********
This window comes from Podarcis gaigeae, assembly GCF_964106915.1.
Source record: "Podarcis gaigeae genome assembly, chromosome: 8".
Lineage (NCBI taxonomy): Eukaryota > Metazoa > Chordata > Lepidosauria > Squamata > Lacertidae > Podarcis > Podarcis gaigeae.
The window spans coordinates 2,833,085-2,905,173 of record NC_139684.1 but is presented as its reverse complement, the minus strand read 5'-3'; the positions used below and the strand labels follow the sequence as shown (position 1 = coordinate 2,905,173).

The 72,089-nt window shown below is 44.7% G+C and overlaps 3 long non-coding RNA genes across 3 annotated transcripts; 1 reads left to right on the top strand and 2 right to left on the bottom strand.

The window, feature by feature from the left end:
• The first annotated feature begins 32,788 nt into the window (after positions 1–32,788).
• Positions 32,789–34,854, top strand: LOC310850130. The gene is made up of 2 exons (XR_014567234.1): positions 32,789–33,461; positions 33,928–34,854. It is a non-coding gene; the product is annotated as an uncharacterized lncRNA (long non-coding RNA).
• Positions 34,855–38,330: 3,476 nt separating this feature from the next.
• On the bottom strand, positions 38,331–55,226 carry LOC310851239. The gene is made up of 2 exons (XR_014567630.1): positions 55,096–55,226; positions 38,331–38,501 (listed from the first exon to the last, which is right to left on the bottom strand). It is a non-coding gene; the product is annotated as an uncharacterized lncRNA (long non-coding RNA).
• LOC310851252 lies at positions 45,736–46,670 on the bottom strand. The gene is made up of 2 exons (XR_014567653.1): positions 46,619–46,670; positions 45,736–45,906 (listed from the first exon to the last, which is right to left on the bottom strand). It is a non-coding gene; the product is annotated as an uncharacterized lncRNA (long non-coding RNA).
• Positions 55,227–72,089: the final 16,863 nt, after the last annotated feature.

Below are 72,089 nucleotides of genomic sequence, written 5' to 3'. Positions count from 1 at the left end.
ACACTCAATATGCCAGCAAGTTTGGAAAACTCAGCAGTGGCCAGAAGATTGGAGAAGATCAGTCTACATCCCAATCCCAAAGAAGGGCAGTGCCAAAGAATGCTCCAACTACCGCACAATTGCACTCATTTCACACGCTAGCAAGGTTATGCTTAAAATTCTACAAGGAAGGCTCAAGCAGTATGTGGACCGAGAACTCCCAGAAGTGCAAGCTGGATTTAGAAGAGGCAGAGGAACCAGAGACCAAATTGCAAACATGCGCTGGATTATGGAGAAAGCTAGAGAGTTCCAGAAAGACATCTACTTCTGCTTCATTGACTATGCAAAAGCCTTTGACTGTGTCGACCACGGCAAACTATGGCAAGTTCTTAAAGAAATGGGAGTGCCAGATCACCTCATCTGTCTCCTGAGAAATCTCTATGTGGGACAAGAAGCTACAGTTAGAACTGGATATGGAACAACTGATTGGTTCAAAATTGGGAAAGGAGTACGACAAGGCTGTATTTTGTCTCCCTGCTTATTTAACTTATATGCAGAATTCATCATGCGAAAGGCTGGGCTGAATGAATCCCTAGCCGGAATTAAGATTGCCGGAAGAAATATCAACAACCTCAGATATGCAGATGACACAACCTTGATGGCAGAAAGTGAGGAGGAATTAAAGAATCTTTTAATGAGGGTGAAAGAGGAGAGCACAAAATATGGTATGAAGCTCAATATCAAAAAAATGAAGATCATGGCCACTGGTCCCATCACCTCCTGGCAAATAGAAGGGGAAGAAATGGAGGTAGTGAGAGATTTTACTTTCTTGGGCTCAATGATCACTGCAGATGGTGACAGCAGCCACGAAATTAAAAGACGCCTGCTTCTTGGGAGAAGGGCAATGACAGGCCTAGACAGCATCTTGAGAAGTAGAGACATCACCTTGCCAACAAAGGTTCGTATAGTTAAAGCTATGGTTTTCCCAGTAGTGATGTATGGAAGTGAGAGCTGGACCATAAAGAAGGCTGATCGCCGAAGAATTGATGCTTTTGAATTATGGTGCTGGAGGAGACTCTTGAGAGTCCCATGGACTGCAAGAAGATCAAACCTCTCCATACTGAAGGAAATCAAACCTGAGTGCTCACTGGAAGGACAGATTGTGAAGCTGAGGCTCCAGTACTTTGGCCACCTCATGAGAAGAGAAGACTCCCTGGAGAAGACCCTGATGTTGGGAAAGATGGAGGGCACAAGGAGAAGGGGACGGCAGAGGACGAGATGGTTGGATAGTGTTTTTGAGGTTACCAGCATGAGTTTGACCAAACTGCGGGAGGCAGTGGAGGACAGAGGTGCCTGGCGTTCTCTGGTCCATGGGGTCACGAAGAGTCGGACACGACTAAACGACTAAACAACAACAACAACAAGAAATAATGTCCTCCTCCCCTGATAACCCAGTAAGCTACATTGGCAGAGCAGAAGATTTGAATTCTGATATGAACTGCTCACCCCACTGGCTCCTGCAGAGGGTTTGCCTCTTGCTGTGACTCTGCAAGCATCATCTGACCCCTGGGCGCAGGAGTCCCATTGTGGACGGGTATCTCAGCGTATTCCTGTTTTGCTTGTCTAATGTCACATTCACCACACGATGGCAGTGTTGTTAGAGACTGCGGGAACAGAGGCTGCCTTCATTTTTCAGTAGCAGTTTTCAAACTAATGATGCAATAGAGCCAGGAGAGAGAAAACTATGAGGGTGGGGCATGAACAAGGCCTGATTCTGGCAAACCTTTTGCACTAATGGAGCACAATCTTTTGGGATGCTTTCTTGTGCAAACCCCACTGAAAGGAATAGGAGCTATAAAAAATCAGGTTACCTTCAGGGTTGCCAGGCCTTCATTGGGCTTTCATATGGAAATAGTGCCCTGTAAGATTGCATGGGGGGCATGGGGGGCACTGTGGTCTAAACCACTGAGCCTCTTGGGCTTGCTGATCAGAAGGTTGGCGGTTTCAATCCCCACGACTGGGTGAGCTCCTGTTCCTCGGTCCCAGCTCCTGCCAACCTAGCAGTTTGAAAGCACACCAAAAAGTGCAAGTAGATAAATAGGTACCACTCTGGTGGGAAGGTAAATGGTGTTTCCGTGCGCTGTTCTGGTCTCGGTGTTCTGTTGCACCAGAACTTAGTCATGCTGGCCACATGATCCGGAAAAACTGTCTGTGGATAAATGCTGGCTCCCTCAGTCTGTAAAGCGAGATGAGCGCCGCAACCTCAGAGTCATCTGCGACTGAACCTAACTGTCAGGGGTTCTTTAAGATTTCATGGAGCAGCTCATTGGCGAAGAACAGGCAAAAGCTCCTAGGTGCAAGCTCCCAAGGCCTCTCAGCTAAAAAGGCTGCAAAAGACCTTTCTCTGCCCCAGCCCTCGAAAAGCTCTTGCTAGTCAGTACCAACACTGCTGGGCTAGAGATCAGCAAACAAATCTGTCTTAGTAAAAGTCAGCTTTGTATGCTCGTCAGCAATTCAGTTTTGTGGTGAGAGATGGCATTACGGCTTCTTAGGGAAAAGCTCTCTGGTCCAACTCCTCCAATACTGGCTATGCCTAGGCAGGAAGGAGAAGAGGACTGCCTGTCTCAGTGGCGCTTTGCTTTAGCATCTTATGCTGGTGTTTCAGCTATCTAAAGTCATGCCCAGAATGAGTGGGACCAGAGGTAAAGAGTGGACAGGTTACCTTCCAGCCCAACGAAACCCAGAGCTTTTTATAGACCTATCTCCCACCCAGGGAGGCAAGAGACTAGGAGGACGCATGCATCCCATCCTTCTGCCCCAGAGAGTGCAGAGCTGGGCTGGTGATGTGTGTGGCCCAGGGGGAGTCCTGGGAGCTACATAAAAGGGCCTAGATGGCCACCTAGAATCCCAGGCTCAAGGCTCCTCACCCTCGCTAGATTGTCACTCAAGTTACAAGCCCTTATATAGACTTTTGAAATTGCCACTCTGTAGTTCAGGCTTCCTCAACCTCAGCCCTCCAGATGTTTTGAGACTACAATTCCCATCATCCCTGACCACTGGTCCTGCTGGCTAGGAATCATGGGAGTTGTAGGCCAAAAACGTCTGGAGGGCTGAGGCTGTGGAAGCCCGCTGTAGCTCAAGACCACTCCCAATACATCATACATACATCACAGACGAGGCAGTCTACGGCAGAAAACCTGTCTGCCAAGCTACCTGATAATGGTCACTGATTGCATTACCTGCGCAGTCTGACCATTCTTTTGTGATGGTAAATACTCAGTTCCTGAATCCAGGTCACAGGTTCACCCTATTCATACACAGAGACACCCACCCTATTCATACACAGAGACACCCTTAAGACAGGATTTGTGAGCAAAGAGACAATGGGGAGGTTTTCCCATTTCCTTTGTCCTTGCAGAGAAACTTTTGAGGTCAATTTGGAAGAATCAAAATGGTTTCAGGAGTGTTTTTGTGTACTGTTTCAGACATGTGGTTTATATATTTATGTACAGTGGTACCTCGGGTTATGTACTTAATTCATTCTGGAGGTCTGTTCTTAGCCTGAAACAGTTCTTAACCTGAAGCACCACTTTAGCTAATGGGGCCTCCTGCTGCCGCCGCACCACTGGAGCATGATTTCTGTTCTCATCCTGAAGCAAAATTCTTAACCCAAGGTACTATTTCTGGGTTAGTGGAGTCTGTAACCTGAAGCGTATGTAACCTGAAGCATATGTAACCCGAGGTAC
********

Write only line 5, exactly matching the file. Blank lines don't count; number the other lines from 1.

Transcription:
The 72,089-nt window shown below is 44.7% G+C and overlaps 3 long non-coding RNA genes across 3 annotated transcripts; 1 reads left to right on the top strand and 2 right to left on the bottom strand.